TUScholarShare

TUScholarShare

TUScholarShare is a service to support the needs of the Temple University community around sharing, promoting, and archiving the wide range of scholarly works created in the course of research and teaching. The repository aims to make Temple scholarship freely available online to a global audience, with the goal of advancing knowledge and learning.

 

                                                   

 

Depositing your work to TUScholarShare is as simple as selecting one of the options above. We provide a variety of services to support you and your scholarship, and we will deposit your work on your behalf. Visit our Help for Depositors page to learn more. 

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  • Another Day Has Passed and I Still Haven’t Used Pythagoras’ Theorem: American Education May Need to Trade Academic Test Scores for Career and Technical Education

    Rieser, Len; The Sheller Center for Social Justice (Temple University) (2022-12)
    Career and Technical Education (CTE) programs seek to produce graduates with developed workplace and life skills, technical aptitude, and employability. Historically, however, CTE legislation has enabled bias, allowing educators to segregate students by race and ability out of college prep tracks. At the same time, laws promoting conventional higher education programs have narrowed instruction by incentivizing performance on stanadardized tests. This paper proposes supporting CTE programs which have proven to achieve both vocational and academic success.
  • Rethinking Discipline to Combat the School-to-Prison Pipeline

    Rieser, Len; The Sheller Center for Social Justice (Temple University) (2022-12)
    This article argues that school disciplinary policies that remove students from classrooms do not serve learners' long-term goals, but instead alienate them from structured, social, learning support systems. The author recommends learning environments respond to undesirable behavior with staff to provide counseling, psychological support, or social service referrals, and enforcement officers limited to act only on threats to school and student safety. Such regulation should be driven at the state level to combat disparate handling by individual school districts.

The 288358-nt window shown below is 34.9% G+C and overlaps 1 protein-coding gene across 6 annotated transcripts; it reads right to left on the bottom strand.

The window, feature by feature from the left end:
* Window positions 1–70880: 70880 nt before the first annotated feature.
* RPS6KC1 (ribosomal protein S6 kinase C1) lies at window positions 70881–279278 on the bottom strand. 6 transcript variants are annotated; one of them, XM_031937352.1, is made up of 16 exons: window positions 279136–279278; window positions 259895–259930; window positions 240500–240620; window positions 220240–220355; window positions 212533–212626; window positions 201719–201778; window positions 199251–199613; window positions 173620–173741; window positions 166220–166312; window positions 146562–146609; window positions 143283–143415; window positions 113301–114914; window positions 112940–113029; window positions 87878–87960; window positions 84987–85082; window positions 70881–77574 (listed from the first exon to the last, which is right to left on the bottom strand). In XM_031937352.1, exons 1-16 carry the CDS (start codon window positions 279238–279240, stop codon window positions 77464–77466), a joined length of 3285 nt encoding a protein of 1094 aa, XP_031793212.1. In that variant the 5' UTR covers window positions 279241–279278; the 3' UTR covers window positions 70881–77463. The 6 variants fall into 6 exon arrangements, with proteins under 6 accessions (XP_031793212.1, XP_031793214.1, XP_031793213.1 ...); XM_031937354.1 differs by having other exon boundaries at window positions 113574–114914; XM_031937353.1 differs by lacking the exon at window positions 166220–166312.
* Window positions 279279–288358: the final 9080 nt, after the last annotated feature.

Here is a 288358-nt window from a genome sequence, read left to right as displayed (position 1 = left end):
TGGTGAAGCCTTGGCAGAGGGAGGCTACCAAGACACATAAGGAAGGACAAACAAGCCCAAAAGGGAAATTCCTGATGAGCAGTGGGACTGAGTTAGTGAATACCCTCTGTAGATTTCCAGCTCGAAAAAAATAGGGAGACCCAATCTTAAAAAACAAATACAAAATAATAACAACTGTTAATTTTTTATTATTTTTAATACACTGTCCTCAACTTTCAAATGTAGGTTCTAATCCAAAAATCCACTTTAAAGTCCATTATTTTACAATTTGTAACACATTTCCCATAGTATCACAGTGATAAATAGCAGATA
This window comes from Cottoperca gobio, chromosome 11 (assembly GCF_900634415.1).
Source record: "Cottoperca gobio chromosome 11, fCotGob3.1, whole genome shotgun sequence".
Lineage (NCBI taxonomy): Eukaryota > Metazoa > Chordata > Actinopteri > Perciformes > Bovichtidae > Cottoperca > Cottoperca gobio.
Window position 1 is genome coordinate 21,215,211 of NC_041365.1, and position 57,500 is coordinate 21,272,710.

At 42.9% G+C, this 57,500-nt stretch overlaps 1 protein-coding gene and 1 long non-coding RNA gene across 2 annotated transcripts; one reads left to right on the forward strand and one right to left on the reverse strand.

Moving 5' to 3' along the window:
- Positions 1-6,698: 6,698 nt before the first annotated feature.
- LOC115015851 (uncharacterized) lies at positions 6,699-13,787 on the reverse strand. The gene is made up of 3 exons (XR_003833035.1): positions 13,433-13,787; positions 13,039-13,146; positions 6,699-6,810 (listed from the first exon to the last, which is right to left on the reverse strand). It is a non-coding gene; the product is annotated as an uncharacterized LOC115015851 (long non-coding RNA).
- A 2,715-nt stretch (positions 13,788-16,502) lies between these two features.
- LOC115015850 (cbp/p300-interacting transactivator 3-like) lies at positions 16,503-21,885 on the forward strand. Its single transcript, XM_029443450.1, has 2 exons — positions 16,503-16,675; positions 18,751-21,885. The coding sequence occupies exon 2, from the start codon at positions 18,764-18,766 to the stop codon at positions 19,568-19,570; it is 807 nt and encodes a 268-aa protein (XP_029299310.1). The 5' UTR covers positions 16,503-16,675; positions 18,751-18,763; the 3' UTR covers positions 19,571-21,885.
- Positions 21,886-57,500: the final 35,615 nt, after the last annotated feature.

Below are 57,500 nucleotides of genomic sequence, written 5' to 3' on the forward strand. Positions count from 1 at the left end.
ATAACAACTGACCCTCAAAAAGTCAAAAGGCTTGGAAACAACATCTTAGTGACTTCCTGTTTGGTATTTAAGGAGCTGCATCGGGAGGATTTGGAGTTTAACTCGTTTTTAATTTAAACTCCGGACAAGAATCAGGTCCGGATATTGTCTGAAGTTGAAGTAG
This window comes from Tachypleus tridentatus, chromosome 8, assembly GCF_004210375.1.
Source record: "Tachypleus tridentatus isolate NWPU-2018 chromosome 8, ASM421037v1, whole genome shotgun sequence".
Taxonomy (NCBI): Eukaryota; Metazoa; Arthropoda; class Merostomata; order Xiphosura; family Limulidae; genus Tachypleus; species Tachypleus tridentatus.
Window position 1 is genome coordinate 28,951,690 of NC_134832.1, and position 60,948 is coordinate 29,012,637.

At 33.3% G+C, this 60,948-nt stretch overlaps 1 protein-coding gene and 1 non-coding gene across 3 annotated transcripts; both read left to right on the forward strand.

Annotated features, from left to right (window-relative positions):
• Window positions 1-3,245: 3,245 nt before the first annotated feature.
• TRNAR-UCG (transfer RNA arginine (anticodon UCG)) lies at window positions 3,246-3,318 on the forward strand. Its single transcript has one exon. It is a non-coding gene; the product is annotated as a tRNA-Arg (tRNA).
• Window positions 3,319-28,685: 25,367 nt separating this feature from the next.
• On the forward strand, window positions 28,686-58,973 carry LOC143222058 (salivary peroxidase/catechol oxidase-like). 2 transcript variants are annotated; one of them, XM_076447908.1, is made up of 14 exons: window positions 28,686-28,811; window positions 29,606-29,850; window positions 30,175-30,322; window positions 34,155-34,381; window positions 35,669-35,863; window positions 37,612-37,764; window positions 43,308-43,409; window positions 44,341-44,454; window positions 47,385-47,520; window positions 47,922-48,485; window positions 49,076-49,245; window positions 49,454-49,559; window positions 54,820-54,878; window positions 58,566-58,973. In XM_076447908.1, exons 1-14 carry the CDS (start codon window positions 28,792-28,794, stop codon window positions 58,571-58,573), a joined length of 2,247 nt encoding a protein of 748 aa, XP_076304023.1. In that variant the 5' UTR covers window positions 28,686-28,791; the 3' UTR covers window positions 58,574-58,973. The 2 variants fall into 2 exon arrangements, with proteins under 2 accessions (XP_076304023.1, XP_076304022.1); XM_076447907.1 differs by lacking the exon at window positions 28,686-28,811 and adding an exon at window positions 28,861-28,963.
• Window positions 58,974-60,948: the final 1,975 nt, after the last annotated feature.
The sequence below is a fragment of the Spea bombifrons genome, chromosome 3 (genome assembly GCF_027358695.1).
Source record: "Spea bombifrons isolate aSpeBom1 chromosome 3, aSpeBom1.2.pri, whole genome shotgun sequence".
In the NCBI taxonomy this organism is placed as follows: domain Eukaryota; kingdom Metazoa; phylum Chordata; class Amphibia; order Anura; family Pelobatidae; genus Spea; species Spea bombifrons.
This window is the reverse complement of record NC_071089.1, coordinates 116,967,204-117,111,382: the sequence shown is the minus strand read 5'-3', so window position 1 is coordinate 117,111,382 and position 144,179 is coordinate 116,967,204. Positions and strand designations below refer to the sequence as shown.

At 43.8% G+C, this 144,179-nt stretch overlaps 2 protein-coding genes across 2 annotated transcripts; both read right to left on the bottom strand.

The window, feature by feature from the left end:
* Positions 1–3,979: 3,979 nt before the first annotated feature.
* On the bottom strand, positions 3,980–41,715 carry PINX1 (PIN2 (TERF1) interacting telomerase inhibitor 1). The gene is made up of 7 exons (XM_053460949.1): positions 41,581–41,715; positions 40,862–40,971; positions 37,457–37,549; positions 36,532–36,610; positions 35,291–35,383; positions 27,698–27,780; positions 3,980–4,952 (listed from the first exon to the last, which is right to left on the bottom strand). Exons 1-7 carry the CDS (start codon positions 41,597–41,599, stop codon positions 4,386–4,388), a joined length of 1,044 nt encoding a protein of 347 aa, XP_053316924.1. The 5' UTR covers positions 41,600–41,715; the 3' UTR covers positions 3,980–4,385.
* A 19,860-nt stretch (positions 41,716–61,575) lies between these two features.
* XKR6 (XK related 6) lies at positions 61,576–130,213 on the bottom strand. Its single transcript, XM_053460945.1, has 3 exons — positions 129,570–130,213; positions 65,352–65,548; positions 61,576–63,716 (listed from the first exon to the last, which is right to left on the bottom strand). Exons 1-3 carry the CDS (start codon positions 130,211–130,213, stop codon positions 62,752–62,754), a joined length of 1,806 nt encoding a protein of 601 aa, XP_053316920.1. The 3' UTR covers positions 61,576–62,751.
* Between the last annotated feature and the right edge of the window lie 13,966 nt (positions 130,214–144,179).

• Under Watchful Eyes?: Examining the Disproportionate and Disparate Impact of Mandatory Reporting Laws for Teachers on Black Students

    Rieser, Len; The Sheller Center for Social Justice (Temple University) (2022-12)
    Teachers are not only empowered to report but face penalties for failing to report suspected child abuse and neglect. This builds a surveillance environment and may contribute to the overreporting of Black students and their disporportionate number in the foster care system. The author studies Pennsylvania statutes and recommends amendments mandating implicit bias training for teachers and allowing teachers to discuss potential reports with school counselors or administrators before submission.
  • Improving Classroom Instruction for English Learners in the United States

    Rieser, Len; The Sheller Center for Social Justice (Temple University) (2022-12)
    This study proposes federal legislation to provide educational support for English Learners (students who lack English language proficiency). Federal law could establish standards and requirements not just for specialized English as a Second Language teachers but general classroom teachers, as well; place regulation, enforcement, and funding with the Department of Education; and level disparate state solutions.
  • The Minority Voice Demands More Choice: Why that Choice Should Be Montessori

    Rieser, Len; The Sheller Center for Social Justice (Temple University) (2022-12)
    This paper proposes schools diversify educational programs to combat inequities perpetuated by school choice. For example, the Montessori method, which contains social and emotional development aspects, also decenters the instructor, therein reducing unconscious bias to non-majority students. Federal funding mechanisms have not adequately recognized the efficacy of alternative educational programs and thus limited the viability of such programs in school choice systems.

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